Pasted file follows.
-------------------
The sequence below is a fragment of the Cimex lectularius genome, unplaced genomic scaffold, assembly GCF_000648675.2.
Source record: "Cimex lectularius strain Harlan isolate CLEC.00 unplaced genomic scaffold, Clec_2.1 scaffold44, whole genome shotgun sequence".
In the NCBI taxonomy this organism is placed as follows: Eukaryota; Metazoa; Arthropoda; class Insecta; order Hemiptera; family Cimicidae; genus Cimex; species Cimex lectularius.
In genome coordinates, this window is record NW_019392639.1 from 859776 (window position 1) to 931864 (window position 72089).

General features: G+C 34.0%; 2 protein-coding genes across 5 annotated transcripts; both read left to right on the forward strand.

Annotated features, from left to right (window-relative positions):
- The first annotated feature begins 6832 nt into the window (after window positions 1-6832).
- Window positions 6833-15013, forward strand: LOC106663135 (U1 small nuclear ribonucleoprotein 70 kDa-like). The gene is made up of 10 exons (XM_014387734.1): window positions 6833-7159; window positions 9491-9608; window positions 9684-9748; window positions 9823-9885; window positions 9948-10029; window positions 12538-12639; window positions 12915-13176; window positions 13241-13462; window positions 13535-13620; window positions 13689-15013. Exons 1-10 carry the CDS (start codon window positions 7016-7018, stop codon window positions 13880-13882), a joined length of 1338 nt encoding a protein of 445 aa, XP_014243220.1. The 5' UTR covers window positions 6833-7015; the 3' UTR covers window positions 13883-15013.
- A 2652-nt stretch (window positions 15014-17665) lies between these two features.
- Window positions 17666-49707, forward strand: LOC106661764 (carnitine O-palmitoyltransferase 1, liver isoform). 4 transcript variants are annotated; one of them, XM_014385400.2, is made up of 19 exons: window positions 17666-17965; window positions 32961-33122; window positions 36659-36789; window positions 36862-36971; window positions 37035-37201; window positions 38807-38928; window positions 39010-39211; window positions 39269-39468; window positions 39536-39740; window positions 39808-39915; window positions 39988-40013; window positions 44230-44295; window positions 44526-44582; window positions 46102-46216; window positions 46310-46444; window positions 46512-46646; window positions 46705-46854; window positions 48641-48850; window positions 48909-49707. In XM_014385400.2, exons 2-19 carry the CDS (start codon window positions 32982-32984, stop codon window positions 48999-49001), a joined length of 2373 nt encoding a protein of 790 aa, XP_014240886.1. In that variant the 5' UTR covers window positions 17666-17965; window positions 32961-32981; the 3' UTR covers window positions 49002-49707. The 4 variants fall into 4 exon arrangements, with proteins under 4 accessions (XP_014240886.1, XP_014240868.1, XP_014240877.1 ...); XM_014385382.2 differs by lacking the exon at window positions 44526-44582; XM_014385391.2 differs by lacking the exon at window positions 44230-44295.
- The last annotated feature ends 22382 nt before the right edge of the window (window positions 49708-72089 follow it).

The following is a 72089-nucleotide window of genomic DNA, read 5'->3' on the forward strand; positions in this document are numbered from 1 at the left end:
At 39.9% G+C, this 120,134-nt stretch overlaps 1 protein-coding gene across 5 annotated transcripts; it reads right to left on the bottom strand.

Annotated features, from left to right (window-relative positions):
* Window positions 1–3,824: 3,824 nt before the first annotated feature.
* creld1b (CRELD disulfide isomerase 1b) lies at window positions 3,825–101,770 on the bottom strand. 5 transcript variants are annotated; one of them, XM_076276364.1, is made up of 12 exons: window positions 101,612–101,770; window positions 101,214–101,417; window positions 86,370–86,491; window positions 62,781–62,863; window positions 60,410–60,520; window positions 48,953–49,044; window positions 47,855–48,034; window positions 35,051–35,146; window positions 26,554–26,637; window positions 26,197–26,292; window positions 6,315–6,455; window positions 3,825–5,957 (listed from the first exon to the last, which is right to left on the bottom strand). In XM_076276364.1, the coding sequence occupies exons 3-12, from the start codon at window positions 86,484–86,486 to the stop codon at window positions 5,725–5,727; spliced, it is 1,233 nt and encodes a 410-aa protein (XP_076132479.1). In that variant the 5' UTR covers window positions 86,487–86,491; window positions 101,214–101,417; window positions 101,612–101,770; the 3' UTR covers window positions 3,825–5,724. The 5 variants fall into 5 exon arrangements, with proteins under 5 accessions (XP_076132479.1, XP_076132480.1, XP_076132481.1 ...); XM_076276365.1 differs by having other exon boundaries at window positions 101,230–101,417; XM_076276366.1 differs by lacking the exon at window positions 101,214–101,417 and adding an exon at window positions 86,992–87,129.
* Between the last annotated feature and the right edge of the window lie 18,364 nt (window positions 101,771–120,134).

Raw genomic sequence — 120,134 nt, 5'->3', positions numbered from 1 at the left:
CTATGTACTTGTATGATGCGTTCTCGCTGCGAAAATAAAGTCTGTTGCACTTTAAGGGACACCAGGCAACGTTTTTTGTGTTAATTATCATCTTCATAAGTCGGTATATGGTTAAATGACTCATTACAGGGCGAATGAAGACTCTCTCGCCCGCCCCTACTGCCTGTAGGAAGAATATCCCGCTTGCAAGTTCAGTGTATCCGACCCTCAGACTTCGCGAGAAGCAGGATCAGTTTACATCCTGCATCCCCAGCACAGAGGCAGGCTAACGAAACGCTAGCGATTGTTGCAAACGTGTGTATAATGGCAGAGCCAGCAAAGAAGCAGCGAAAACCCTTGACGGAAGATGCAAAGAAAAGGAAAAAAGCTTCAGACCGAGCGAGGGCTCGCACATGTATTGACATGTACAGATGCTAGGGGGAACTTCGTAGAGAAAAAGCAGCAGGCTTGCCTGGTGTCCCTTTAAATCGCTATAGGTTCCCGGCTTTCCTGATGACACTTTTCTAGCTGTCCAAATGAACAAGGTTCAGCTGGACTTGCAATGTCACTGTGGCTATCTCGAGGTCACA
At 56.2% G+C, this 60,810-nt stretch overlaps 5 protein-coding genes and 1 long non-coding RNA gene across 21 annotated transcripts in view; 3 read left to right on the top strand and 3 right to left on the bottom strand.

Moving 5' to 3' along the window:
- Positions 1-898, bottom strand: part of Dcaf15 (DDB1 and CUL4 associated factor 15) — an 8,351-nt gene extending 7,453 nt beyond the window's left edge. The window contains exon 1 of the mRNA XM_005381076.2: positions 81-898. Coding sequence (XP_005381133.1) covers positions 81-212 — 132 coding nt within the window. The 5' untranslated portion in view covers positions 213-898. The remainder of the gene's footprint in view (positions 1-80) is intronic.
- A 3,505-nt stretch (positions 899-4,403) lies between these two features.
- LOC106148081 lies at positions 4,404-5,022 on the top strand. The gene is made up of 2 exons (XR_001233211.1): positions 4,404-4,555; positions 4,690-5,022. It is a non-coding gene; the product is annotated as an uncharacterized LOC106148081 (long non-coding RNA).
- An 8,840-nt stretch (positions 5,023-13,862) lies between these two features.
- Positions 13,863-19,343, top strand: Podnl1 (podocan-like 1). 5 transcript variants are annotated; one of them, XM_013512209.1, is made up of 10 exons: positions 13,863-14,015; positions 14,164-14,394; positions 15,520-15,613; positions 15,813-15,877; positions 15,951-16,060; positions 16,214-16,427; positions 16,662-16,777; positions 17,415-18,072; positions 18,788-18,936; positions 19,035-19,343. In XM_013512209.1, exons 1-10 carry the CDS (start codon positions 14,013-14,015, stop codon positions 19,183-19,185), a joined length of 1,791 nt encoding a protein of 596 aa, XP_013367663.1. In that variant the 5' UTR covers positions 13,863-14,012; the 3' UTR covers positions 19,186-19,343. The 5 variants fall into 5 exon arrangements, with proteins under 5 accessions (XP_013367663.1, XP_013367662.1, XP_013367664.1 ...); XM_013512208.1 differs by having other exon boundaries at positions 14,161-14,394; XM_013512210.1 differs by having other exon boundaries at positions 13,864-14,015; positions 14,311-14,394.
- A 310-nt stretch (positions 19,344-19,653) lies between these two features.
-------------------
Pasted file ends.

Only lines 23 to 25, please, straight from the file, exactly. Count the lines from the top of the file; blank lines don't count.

- A 3,505-nt stretch (positions 899-4,403) lies between these two features.
- LOC106148081 lies at positions 4,404-5,022 on the top strand. The gene is made up of 2 exons (XR_001233211.1): positions 4,404-4,555; positions 4,690-5,022. It is a non-coding gene; the product is annotated as an uncharacterized LOC106148081 (long non-coding RNA).
- An 8,840-nt stretch (positions 5,023-13,862) lies between these two features.